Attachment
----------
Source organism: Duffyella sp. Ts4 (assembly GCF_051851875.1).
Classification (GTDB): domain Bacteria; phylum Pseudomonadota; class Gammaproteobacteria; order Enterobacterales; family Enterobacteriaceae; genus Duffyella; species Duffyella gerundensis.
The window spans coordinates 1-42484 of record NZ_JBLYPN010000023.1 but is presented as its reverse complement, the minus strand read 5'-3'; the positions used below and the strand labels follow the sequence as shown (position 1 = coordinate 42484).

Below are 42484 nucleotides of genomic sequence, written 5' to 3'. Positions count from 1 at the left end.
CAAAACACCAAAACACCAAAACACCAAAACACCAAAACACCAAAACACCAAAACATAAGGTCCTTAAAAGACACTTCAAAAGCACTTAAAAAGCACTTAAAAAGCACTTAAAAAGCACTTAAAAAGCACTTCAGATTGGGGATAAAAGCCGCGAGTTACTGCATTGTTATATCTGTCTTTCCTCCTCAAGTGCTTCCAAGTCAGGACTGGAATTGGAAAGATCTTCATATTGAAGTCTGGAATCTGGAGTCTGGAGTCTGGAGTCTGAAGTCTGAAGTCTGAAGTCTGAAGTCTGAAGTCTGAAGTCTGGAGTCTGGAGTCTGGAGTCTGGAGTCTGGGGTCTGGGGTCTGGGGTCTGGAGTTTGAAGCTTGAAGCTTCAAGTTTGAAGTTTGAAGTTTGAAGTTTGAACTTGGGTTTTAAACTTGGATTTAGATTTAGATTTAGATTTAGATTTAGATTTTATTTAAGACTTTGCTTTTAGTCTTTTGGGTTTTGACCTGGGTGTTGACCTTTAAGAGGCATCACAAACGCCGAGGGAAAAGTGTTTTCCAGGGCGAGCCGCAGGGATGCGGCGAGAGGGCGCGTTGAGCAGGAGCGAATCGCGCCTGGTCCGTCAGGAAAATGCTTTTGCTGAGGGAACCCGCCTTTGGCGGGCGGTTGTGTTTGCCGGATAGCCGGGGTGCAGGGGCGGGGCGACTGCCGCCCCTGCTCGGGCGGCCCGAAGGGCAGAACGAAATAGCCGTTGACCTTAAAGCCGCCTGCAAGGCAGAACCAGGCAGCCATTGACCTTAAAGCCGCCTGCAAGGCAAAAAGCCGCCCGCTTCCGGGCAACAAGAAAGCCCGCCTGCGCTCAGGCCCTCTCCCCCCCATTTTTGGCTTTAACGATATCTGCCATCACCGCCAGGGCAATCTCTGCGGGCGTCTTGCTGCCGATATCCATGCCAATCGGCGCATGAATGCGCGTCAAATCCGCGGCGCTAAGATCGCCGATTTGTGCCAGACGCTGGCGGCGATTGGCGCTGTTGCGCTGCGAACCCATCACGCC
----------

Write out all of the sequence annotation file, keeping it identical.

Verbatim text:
Source organism: Duffyella sp. Ts4 (assembly GCF_051851875.1).
Classification (GTDB): domain Bacteria; phylum Pseudomonadota; class Gammaproteobacteria; order Enterobacterales; family Enterobacteriaceae; genus Duffyella; species Duffyella gerundensis.
The window spans coordinates 1-42484 of record NZ_JBLYPN010000023.1 but is presented as its reverse complement, the minus strand read 5'-3'; the positions used below and the strand labels follow the sequence as shown (position 1 = coordinate 42484).

Below are 42484 nucleotides of genomic sequence, written 5' to 3'. Positions count from 1 at the left end.
CAAAACACCAAAACACCAAAACACCAAAACACCAAAACACCAAAACACCAAAACATAAGGTCCTTAAAAGACACTTCAAAAGCACTTAAAAAGCACTTAAAAAGCACTTAAAAAGCACTTAAAAAGCACTTCAGATTGGGGATAAAAGCCGCGAGTTACTGCATTGTTATATCTGTCTTTCCTCCTCAAGTGCTTCCAAGTCAGGACTGGAATTGGAAAGATCTTCATATTGAAGTCTGGAATCTGGAGTCTGGAGTCTGGAGTCTGAAGTCTGAAGTCTGAAGTCTGAAGTCTGAAGTCTGAAGTCTGGAGTCTGGAGTCTGGAGTCTGGAGTCTGGGGTCTGGGGTCTGGGGTCTGGAGTTTGAAGCTTGAAGCTTCAAGTTTGAAGTTTGAAGTTTGAAGTTTGAACTTGGGTTTTAAACTTGGATTTAGATTTAGATTTAGATTTAGATTTAGATTTTATTTAAGACTTTGCTTTTAGTCTTTTGGGTTTTGACCTGGGTGTTGACCTTTAAGAGGCATCACAAACGCCGAGGGAAAAGTGTTTTCCAGGGCGAGCCGCAGGGATGCGGCGAGAGGGCGCGTTGAGCAGGAGCGAATCGCGCCTGGTCCGTCAGGAAAATGCTTTTGCTGAGGGAACCCGCCTTTGGCGGGCGGTTGTGTTTGCCGGATAGCCGGGGTGCAGGGGCGGGGCGACTGCCGCCCCTGCTCGGGCGGCCCGAAGGGCAGAACGAAATAGCCGTTGACCTTAAAGCCGCCTGCAAGGCAGAACCAGGCAGCCATTGACCTTAAAGCCGCCTGCAAGGCAAAAAGCCGCCCGCTTCCGGGCAACAAGAAAGCCCGCCTGCGCTCAGGCCCTCTCCCCCCCATTTTTGGCTTTAACGATATCTGCCATCACCGCCAGGGCAATCTCTGCGGGCGTCTTGCTGCCGATATCCATGCCAATCGGCGCATGAATGCGCGTCAAATCCGCGGCGCTAAGATCGCCGATTTGTGCCAGACGCTGGCGGCGATTGGCGCTGTTGCGCTGCGAACCCATCACGCC